Many Health Care Workers Are Emotionally Exhausted, and Technology May Be to Blame
New research links technology-related frustration to worker burnout in all corners of the medical industry.
Using technology is a major part of most health care workers’ routines. | Reuters/Agustin Marcarian
The rising use of technology in health care settings is a mixed bag.
On one hand, technology-based innovations like electronic health records — now present in about 90% of all U.S. medical practices — mean faster access to patient files and easier coordination of care across practitioners and settings.
On the other hand, increased application of technology in medical settings can be a problem for those expected to use it. For example, non-user-friendly interfaces and frequent updates may frustrate health care workers. And electronic records can place large demands on practitioners’ time: Outpatient physicians now spend twice as much time on electronic records as they do with patients.
This double-edged sword of health care technology is a source of deep interest to Mohsen Bayati, an associate professor of operations, information, and technology at Stanford Graduate School of Business, and Daniel Tawfik, an instructor of pediatrics at Stanford School of Medicine.
As Bayati says, “Technology innovations offer many benefits, such as enabling understanding of digital ‘signatures’ of patients’ health to determine their care. But the same systems may lead to emotional exhaustion, or burnout, among providers, which increases opportunities for human error.”
Tawfik agrees: “The new systems add clerical and administrative roles they might not have had previously.” Moreover, burnout affects hundreds of thousands of health care workers and costs the U.S. health care system up to $6 billion annually.
To understand the relationship between technology-related frustration and burnout, Tawfik, Bayati, and other collaborators from Stanford (Amrita Sinha, a pediatrics fellow; Tait Shanafelt, a professor of hematology; and Jochen Profit, an associate professor of pediatrics) and Duke University analyzed data from a large survey of health care workers. In a recently published paper, they found that about a third of health care workers reported frustration with technology, and this frustration contributes significantly to burnout.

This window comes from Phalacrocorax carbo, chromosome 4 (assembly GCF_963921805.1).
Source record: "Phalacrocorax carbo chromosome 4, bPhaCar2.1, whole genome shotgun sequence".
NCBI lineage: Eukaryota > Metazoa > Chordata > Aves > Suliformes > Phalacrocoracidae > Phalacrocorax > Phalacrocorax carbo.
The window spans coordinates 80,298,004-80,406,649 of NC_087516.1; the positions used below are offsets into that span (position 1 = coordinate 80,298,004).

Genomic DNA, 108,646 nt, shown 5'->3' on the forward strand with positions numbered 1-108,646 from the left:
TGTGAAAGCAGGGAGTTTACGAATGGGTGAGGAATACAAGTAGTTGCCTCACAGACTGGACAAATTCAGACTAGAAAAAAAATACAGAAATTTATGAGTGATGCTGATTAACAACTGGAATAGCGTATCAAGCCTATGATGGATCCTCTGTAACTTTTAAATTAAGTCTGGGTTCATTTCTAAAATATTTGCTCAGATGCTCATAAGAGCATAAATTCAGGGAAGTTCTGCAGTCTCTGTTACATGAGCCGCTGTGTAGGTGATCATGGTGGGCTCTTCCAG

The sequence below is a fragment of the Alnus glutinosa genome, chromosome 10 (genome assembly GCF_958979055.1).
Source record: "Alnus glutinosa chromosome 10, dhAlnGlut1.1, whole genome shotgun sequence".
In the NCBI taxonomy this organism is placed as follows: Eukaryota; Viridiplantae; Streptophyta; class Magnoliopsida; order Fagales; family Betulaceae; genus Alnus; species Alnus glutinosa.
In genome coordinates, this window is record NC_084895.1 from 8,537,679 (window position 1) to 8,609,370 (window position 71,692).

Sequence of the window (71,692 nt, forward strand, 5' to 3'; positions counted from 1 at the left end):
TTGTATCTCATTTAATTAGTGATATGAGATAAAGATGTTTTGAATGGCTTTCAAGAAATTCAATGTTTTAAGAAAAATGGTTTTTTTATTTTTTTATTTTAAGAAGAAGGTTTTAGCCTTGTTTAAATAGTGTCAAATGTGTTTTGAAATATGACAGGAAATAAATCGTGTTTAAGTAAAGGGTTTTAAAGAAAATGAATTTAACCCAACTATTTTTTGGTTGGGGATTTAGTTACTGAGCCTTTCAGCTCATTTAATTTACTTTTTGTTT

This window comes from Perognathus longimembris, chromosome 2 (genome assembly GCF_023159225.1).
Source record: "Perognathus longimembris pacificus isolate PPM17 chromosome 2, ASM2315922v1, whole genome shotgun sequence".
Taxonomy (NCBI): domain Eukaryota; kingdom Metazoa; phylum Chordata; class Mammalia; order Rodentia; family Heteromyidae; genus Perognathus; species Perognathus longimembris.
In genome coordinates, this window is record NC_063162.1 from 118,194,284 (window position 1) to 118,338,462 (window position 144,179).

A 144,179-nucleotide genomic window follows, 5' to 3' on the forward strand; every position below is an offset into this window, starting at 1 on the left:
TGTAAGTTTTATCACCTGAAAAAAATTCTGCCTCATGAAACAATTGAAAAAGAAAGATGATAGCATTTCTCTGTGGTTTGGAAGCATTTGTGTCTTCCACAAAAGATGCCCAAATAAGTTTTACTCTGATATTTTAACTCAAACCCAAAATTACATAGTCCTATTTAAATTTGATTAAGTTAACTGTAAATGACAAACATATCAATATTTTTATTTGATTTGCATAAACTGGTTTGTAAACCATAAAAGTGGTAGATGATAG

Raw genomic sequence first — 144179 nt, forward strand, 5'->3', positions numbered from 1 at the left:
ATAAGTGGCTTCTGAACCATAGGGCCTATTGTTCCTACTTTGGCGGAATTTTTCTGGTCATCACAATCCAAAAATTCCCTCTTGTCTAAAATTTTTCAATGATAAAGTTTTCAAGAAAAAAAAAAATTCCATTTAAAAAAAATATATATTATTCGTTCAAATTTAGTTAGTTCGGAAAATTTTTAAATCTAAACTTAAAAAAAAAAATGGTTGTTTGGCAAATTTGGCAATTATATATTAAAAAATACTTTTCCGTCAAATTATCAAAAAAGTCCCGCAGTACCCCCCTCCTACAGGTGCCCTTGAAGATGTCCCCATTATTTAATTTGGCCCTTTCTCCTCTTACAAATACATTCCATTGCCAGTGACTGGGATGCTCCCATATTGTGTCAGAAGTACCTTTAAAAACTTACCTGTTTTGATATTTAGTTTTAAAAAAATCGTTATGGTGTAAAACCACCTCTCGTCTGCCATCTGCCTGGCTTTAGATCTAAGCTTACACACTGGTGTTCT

The researchers analyzed data from an email survey administered in 2015 to over 15,000 health care workers at 31 Michigan hospitals. Nurse was the most common (28%) occupation represented, followed by technician (12%) and administrative support (12%).
The survey included questions that measure “work-life integration” and emotional exhaustion, or burnout. “The integration questions got at how people resolve conflicts between work and life — such as coming home late or missing meals,” Tawfik says.
Here, the question of interest was: “During the past week, how often did you feel frustrated with technology?” The survey didn’t define “technology” for respondents, letting them interpret it for themselves.
“It could have included anything like looking up lab results in electronic health records or inputting vitals or other assessments or orders into the records,” Tawfik says. “It’s a very prominent part of the day for health care workers.”
The researchers used a regression analysis combined with techniques from machine learning to understand the independent effect of each integration factor on emotional exhaustion for the workers surveyed, after controlling for a large number of potential confounding factors.
A Universal Concern
Frustration with technology, the study found, is common among health care workers and a large correlate of emotional exhaustion.